She holds a Master of Commerce majoring in Accounting and a bachelor’s degree in marketing.
In the past few years, predictive analytics has seen a significant rise in the higher education space. But soothsayers, beware – predictive analytics is a time and capital-consuming exercise whose need must be based in solving a critical institutional problem. But when it works, it creates an impactful synergy between man and machine.
The University of Sydney had such a need – our previous capability in forecasting student enrolments, load and revenue was broad, static and opaque. In 2018, to address the need we created a new tool, Smart Predictive Insights for Revenue and Enrolment (SPIRE) using Oracle PBCS, which allows us to see a picture of the University’s enrolment lifecycle that is reflective of real-time fluctuations; detailed to course-level trends; and transparent in predictions of up to ten years. And over time, it continues to learn and improve. SPIRE provides a plethora of cross-institutional insights for decision making: revenue forecasts, recruitment trends, classroom and campus enrolment predictions, international mix and many more.
However, like all crystal-ball solutions, execution can quickly turn shambolic if the foretelling is not grounded in data derived from a single source of truth. Therefore, for us it is crucial that SPIRE is powered by data and institutional researchers that capture the historical and real-time enrolment lifecycle effectively; and have the agility to switch levers depending on the stage of the lifecycle.
This is where the symbiosis of man and machine is critical – our analysts are at once the teacher and student. The data sourced by our analysts then feeds into predictive outcomes from SPIRE, which in return allows for better decision-making and better utilisation of university assets and resources. Presently, SPIRE is a new tool that we expect will become provident over time, letting us gain a truer glimpse into the University’s future.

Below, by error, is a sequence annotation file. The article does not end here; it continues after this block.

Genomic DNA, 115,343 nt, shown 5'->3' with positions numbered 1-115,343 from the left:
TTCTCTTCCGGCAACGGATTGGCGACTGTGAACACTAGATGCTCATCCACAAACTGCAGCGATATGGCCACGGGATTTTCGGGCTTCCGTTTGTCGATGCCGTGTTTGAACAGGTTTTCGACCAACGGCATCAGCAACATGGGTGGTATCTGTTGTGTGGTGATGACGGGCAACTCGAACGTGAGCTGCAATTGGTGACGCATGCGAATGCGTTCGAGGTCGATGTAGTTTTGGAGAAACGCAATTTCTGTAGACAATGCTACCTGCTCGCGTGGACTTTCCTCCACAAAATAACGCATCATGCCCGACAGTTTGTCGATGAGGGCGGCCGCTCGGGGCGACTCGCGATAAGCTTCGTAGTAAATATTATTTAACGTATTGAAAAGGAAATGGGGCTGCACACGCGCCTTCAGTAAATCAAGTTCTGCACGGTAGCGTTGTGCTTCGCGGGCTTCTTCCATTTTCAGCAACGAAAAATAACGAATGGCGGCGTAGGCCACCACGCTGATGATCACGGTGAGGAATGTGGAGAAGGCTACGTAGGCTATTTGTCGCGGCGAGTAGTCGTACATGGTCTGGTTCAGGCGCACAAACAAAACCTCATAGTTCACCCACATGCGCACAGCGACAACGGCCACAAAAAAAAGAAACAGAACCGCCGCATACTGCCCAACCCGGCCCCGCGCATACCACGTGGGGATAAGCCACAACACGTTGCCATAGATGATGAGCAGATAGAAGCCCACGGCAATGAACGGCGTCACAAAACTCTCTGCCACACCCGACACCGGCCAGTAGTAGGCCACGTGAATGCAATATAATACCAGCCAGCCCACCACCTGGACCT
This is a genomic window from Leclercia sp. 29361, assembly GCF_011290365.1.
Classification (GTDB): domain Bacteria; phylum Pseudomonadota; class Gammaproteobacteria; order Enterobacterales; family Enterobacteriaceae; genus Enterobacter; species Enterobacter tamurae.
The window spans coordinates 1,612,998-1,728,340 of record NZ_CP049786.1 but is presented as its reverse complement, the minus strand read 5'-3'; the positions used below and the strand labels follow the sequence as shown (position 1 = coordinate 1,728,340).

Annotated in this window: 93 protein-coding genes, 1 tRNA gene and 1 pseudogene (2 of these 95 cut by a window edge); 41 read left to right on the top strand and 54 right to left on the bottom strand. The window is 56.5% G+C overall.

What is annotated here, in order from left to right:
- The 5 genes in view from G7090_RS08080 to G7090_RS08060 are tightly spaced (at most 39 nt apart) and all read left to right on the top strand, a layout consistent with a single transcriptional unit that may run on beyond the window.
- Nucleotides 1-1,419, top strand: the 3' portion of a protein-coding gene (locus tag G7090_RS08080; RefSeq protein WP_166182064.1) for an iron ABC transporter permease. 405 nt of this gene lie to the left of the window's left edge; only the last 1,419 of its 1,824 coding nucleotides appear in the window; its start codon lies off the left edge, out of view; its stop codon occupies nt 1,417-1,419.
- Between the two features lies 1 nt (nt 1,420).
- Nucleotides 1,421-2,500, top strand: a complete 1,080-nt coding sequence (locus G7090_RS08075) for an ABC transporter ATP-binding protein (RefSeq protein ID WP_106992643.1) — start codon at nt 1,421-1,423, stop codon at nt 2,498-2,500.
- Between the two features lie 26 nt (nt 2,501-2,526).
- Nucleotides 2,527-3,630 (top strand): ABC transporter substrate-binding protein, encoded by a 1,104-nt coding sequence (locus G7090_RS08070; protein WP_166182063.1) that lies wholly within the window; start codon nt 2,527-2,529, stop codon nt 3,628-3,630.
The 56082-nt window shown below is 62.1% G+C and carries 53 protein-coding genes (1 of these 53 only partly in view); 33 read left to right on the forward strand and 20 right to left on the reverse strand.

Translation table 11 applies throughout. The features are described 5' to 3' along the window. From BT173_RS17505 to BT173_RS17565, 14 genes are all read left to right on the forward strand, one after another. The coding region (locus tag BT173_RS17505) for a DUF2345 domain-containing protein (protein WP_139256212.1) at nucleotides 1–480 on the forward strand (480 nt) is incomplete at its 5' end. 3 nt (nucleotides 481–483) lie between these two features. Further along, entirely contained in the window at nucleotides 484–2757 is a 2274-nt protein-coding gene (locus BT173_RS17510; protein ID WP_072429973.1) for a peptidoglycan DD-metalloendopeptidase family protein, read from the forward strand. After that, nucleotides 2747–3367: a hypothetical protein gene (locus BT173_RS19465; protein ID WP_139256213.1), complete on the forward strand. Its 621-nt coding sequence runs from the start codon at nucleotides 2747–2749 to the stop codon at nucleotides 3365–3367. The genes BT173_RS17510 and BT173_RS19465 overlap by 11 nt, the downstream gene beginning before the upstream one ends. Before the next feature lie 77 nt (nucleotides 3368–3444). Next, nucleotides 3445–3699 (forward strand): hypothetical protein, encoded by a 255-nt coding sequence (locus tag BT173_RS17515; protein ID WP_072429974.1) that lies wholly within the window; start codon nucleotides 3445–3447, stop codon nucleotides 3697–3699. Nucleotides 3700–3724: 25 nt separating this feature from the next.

This session will look into how SPIRE solved a critical problem for the University. But more importantly, it will delve into how the institutional researchers that power the tool continue to improve its predictive abilities through their mutualistic relationship.
Mrs Karin Conradie
Edith Cowan University
7.2 – Using QILT data for benchmarking at ECU, Tasman Room B, November 13, 2019, 8:50 AM – 9:30 AM
Mrs. Karin Conradie:
Karin is a Senior Analyst in the Surveys team in the Strategic Governance Services Centre at ECU. Karin has been working in the Higher Education sector for 15 years. She has been involved with government data submissions, survey instrument design, developing systems for data reporting, and recently, Tableau dashboard development. Prior to working for ECU, she was a software engineer working for the Defence industry on various leading edge technology projects for 15 years. She has a strong IT background in software design, programming and database administration.
Mr Danny Collins, Mr Stuart Terry
International Division at Watermark
11.2 – Boost Response Rates & Better Connect Your Student Survey Data with an All-in-One Course/Unit Evaluation & Survey Solution, Tasman Room B, November 13, 2019, 12:10 PM – 12:50 PM
Stuart Terry – Stuart Terry is the Organisational Researcher at Otago Polytechnic, New Zealand and leads a team of who to gather, analyse and report feedback from current students, graduates and staff. Over recent year’s Stuart has developed online systems to enable both students and teaching staff to better engage in meaningful feedback and evaluation processes. In addition, all staff are supported to participate in reflective evaluative practices which are developmentally focused. These processes include annual staff engagement surveys, peer to peer reflection and individual 360 feedback for leaders and teams at Otago Polytechnic and for a number of other organisations. In 2014 Stuart established Proud@OP for LGBTiQ+ staff and lead the institutions successful application for the nationally recognised Rainbow Tick diversity and inclusion certification.